Combining Optogenetic Tools

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This page was taken from Dugue et al., 2012. Feel free to edit, correct, update and complement it. This is a "dynamic review"!


Optogenetic control tools clearly made their breakthrough in neuroscience with manipulations at the level of cell populations while observing the consequences at the systems and behavioral levels (Carter and de Lecea, 2011). However, it is also clear that a detailed mechanistic analysis and understanding of brain function will require simultaneous observation and/or manipulation of various neuronal types at the same cellular or circuit level. This can be partially implemented by using optogenetics in conjunction with existing techniques like electrical recordings. But we believe that this methodological challenge will be eventually more perfectly met by combining optogenetic tools within the same experiment, an important step which will unleash the full power of optogenetics.

See it, block it, move it

To understand and demonstrate how a biological phenomenon works ultimately requires using a canonical scientific methodology often summarized by the formula “see it, block it, move it.” The first step is to identify the conditions for this phenomenon to occur (see it); the second step is trying to find out which of these conditions are necessary using loss-of-function experiments (block it); the third step is to test the sufficiency of one or more conditions through gain-of-function experiments (move it). The first step aims at establishing a correlation, while the two others aim at demonstrating causation. Correlation in neuroscience has been investigated in particular using invasive electrical recordings in order to match neuronal activity with behavior. Although such recordings can provide hints on possible causal relationships (e.g., when identified electrical events precede or follow behavioral events), causation is traditionally approached using genetic (KOs and overexpression), electrical (stimulations), surgical (lesions), or pharmacological (agonists and antagonists) interventions. None of these techniques alone provides both high temporal and spatial (cellular) specificity. Electrical stimulations and recordings of neuronal firing display exquisite microsecond-scale temporal resolution but are usually unable to discriminate between neurochemical cell types. In addition, electrical stimulations do not discriminate between axons and cell bodies, which seriously limits their interpretative value. Conversely, pharmacological interventions are hampered by their poor temporal resolution although they can provide very good neurochemical specificity.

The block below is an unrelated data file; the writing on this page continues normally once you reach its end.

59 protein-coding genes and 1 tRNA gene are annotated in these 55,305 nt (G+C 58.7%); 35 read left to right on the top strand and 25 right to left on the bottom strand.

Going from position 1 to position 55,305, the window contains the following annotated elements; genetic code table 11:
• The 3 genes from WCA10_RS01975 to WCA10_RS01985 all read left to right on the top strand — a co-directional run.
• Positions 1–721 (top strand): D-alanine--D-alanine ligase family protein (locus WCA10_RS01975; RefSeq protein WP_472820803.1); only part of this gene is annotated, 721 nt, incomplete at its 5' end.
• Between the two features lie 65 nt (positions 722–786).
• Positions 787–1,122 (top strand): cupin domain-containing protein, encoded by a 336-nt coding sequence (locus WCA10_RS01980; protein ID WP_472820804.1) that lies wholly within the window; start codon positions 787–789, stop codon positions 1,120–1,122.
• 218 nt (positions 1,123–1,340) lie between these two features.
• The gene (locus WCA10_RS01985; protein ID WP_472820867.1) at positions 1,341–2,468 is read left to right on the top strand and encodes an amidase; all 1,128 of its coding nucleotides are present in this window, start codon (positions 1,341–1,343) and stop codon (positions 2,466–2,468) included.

Optogenetics is considered a true technological breakthrough because it makes it possible to implement the “see it, block it, move it” approach with both high temporal resolution and high cellular (even subcellular and molecular) resolution. Thus compared to standards of the past decade, modern optogenetic studies might bring more definitive answers and allow biologists to form stronger interpretations. More remarkably, combining optogenetic tools will offer the possibility of implementing this approach in the same experiment, which will dramatically increase the yield of individual studies.

Multicolor control of neuronal populations